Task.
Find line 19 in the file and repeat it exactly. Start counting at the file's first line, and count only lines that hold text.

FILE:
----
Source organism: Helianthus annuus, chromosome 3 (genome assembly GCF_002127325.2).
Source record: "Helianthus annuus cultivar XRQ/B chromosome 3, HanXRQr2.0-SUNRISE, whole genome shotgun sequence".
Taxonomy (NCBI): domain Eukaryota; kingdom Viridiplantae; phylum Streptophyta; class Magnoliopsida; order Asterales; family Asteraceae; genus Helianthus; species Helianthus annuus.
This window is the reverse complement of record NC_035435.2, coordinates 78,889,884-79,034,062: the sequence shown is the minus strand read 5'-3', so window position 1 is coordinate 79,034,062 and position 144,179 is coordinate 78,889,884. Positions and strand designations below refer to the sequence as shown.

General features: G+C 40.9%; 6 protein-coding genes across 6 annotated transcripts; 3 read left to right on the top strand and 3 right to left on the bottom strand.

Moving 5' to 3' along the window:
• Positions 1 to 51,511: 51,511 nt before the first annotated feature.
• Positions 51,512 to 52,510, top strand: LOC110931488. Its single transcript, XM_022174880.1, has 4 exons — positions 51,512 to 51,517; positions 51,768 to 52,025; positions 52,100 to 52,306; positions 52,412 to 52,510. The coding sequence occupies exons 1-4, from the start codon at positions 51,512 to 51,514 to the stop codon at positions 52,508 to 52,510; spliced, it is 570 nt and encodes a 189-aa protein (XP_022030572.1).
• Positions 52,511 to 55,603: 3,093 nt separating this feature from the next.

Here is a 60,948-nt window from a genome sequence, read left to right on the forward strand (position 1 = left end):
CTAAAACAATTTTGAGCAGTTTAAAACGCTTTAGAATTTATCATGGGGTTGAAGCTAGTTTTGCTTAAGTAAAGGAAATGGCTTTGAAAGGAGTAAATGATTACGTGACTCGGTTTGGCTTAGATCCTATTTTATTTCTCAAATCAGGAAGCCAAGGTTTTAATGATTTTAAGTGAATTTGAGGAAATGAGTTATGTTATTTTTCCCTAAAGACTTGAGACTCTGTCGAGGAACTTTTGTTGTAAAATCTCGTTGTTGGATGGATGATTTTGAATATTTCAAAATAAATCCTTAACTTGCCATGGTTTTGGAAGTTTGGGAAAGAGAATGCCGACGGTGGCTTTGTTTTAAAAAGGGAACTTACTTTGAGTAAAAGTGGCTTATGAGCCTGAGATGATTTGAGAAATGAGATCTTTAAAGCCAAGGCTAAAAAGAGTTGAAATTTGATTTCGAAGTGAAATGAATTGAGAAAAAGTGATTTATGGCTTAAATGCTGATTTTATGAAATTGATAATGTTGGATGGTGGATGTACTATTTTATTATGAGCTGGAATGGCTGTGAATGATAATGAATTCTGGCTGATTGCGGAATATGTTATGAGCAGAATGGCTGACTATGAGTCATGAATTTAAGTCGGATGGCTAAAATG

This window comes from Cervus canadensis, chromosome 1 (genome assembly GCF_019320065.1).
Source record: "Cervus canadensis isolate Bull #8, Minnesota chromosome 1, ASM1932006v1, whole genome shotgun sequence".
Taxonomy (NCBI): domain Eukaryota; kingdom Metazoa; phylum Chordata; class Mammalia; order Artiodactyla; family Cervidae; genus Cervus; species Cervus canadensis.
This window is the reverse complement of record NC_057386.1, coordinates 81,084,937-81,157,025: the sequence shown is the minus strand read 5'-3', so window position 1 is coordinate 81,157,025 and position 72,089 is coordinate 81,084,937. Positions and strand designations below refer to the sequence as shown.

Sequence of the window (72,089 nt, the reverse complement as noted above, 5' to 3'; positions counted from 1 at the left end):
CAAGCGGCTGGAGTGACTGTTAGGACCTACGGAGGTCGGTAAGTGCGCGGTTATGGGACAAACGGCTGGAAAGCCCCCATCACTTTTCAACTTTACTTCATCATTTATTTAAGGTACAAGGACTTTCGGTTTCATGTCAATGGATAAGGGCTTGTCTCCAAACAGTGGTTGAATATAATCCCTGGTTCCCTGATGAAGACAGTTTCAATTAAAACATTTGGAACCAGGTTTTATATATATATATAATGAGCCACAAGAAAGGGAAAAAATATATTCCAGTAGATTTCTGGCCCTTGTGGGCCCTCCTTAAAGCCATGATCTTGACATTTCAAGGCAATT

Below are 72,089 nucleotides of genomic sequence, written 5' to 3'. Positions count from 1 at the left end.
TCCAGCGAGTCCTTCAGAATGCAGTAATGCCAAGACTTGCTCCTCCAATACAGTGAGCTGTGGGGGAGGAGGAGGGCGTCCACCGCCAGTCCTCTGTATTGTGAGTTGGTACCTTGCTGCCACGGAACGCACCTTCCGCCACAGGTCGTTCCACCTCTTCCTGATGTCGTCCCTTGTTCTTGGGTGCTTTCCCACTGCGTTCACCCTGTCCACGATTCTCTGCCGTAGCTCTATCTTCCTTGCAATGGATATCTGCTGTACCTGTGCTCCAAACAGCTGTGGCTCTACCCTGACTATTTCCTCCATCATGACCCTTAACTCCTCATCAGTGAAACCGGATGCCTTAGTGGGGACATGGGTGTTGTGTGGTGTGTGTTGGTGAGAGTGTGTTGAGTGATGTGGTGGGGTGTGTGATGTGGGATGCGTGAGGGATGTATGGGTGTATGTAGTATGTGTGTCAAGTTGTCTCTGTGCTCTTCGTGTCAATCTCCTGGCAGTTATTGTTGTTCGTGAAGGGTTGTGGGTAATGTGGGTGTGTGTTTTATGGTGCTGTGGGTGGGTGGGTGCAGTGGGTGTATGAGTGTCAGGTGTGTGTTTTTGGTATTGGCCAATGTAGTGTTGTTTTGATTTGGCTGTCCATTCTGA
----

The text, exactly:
TCCAGCGAGTCCTTCAGAATGCAGTAATGCCAAGACTTGCTCCTCCAATACAGTGAGCTGTGGGGGAGGAGGAGGGCGTCCACCGCCAGTCCTCTGTATTGTGAGTTGGTACCTTGCTGCCACGGAACGCACCTTCCGCCACAGGTCGTTCCACCTCTTCCTGATGTCGTCCCTTGTTCTTGGGTGCTTTCCCACTGCGTTCACCCTGTCCACGATTCTCTGCCGTAGCTCTATCTTCCTTGCAATGGATATCTGCTGTACCTGTGCTCCAAACAGCTGTGGCTCTACCCTGACTATTTCCTCCATCATGACCCTTAACTCCTCATCAGTGAAACCGGATGCCTTAGTGGGGACATGGGTGTTGTGTGGTGTGTGTTGGTGAGAGTGTGTTGAGTGATGTGGTGGGGTGTGTGATGTGGGATGCGTGAGGGATGTATGGGTGTATGTAGTATGTGTGTCAAGTTGTCTCTGTGCTCTTCGTGTCAATCTCCTGGCAGTTATTGTTGTTCGTGAAGGGTTGTGGGTAATGTGGGTGTGTGTTTTATGGTGCTGTGGGTGGGTGGGTGCAGTGGGTGTATGAGTGTCAGGTGTGTGTTTTTGGTATTGGCCAATGTAGTGTTGTTTTGATTTGGCTGTCCATTCTGA